Monday, September 25, 2006

I Don't Heart Mondays

I can't believe the weekend is in the history books already. I never left the house once, although I managed to get outside in the yard and enjoy the warm sunshine. Brian went with friends to watch Oregon State play Saturday. They tailgated and cooked manly slabs of meat and crab on our barbecue. I was out of energy and just hung out with Erik during the day. We played with his thrilling collection of rocks and got on the swing (well, one of us, anyway). Erik yelled, "Wheeeeeee!" when he started to swing into the air. In the evening, I baked my mother a caramel apple cheesecake and marinated pork tenderloin for her birthday feast Sunday, and Erik worked beside me in the kitchen, emptying the cabinets of all of their contents and rolling Tupperware around on the floor. I began watching the game on television, but it was a blowout, and I decided on my cop shows instead. Brian got back around 1:00 a.m., and we all slept pretty well.

Yesterday I watched Celebrity Fit Club (How can you NOT want to watch Isaac the bartender from Love Boat lose weight?) and got things ready for my folks to come over for dinner. Erik and Brian went outside. Despite wearing completely inappropriate attire, Erik decided to run through the sprinkler. I watched them through the kitchen window. He would run up to the sprinkler, put his face in the spokes of water shooting up into the air, and make one of his funny faces. I saw Brian trying to lead our saturated little boy out of the yard at least three times. Each time, Erik's face would quickly turn tomato red, and his eyes would squeeze shut in one of his famous quiet ugly cries. His eyes close so hard when he cries that he looks like Dizzy Gillespie to me. Brian looked a little annoyed, and I was having fits laughing from the safety of the house. Erik sure does love that sprinkler.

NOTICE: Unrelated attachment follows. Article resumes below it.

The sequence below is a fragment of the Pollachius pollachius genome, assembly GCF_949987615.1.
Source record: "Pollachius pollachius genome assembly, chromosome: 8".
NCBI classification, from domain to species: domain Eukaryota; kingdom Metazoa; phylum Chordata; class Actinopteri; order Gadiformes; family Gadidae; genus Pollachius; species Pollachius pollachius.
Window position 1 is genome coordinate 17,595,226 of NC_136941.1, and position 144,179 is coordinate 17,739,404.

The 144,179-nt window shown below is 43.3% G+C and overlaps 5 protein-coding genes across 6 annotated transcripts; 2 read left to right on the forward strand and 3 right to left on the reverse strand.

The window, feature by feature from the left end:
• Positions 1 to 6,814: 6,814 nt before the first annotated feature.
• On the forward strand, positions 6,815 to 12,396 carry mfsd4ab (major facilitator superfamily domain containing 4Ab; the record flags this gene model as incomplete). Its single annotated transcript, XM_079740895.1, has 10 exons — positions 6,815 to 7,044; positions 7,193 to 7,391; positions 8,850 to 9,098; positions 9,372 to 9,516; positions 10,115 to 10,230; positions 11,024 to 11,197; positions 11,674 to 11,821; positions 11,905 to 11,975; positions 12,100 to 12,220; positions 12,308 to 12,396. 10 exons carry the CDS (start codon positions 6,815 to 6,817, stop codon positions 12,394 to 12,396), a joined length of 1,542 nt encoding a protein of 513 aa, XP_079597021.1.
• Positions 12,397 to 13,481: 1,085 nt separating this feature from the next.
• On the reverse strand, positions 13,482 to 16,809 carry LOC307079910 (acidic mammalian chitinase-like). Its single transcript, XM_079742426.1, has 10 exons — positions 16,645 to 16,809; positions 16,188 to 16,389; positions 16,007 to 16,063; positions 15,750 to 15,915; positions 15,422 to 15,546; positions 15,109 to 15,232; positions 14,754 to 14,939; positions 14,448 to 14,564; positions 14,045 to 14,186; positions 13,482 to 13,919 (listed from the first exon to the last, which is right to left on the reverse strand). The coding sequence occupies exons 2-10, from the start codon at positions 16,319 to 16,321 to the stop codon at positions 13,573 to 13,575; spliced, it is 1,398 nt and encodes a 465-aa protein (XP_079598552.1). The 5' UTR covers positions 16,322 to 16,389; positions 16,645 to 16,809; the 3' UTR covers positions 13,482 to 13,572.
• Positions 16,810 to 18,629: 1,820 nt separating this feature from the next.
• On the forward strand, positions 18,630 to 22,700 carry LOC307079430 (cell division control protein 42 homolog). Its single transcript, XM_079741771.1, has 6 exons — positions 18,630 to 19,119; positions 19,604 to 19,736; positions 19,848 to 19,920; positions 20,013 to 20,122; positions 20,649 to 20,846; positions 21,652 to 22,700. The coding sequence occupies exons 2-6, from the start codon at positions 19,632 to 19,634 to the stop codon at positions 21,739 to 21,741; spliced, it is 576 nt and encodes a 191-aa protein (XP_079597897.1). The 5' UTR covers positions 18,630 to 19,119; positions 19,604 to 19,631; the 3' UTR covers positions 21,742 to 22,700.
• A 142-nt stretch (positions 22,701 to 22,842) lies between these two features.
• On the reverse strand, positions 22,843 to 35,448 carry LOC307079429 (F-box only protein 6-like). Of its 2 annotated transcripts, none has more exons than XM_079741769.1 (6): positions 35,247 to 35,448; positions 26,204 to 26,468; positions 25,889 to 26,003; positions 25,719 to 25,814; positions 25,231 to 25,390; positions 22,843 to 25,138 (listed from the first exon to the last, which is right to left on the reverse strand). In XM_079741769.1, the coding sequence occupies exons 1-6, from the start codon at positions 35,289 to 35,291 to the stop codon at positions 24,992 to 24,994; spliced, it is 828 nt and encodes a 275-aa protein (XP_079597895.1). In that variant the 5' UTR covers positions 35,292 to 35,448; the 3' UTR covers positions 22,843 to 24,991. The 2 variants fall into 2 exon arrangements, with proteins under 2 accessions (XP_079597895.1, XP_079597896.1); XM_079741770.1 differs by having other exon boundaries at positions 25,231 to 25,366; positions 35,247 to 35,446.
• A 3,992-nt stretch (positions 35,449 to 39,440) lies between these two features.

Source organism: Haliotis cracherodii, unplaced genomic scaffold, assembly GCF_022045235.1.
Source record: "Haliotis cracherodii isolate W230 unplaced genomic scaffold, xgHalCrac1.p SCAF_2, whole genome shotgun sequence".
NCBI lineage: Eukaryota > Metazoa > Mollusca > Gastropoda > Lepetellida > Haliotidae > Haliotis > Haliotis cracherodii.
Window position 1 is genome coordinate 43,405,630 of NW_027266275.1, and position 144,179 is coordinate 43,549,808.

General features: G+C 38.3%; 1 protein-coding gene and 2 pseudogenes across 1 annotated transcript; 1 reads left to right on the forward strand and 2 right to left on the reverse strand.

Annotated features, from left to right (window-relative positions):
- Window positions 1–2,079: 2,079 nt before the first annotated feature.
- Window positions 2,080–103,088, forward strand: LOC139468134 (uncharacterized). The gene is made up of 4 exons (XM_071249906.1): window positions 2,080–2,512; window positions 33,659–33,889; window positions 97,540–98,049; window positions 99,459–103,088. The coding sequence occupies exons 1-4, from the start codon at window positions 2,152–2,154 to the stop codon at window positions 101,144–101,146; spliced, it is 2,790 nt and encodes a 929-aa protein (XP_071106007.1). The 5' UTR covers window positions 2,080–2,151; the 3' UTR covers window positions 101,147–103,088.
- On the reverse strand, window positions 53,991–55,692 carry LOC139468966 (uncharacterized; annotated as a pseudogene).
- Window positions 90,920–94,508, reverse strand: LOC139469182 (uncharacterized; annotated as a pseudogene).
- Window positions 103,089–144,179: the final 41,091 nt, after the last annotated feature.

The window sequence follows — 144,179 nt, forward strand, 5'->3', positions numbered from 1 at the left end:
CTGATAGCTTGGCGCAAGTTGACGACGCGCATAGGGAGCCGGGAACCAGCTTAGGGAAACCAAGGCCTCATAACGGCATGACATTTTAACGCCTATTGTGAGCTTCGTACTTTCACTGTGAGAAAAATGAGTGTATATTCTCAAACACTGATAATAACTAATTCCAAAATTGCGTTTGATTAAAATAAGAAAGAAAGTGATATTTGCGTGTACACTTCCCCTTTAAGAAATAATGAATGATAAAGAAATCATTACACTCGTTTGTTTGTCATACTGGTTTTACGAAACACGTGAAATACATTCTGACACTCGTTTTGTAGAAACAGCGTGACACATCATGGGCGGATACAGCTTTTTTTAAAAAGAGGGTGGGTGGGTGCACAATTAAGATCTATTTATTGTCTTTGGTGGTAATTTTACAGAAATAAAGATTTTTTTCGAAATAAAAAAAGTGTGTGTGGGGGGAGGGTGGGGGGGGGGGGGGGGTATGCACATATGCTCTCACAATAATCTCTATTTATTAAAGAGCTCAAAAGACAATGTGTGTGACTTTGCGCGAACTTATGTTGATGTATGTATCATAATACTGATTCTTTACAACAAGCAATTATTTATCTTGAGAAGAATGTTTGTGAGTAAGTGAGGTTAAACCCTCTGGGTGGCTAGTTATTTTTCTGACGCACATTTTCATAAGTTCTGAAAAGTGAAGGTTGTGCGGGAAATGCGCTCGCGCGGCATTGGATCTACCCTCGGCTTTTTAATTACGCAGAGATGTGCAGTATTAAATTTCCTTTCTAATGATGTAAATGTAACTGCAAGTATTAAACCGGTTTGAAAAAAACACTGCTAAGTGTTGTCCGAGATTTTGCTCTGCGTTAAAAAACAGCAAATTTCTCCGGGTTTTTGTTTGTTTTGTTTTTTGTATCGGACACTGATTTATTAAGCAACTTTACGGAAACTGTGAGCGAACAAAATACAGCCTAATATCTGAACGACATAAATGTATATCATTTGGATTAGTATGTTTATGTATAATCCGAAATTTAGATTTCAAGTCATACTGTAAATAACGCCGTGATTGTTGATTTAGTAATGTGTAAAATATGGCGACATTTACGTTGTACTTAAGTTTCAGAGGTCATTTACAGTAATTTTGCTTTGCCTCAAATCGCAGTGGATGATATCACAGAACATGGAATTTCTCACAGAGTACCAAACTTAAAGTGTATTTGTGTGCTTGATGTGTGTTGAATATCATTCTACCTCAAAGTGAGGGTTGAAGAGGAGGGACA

My parents spent some time at hospice this weekend with their friend dying of cancer and were ready to come over, relax, and have some fun. We were all glad to see them, especially Erik. It was indeed a lot of fun but I hated to see Sunday coming to a close. It's not fair! Today I have an appointment at the dentist to pick up my new night splint (I grind my teeth and clench my jaw in my sleep). I have to leave the house three times in four hours this afternoon and am not entirely sure how I will manage to accomplish any work today. I foresee working this evening after Brian returns from attending a yawn-inducing city meeting. That means no book club or fun for me. Sigh. Is it Friday yet?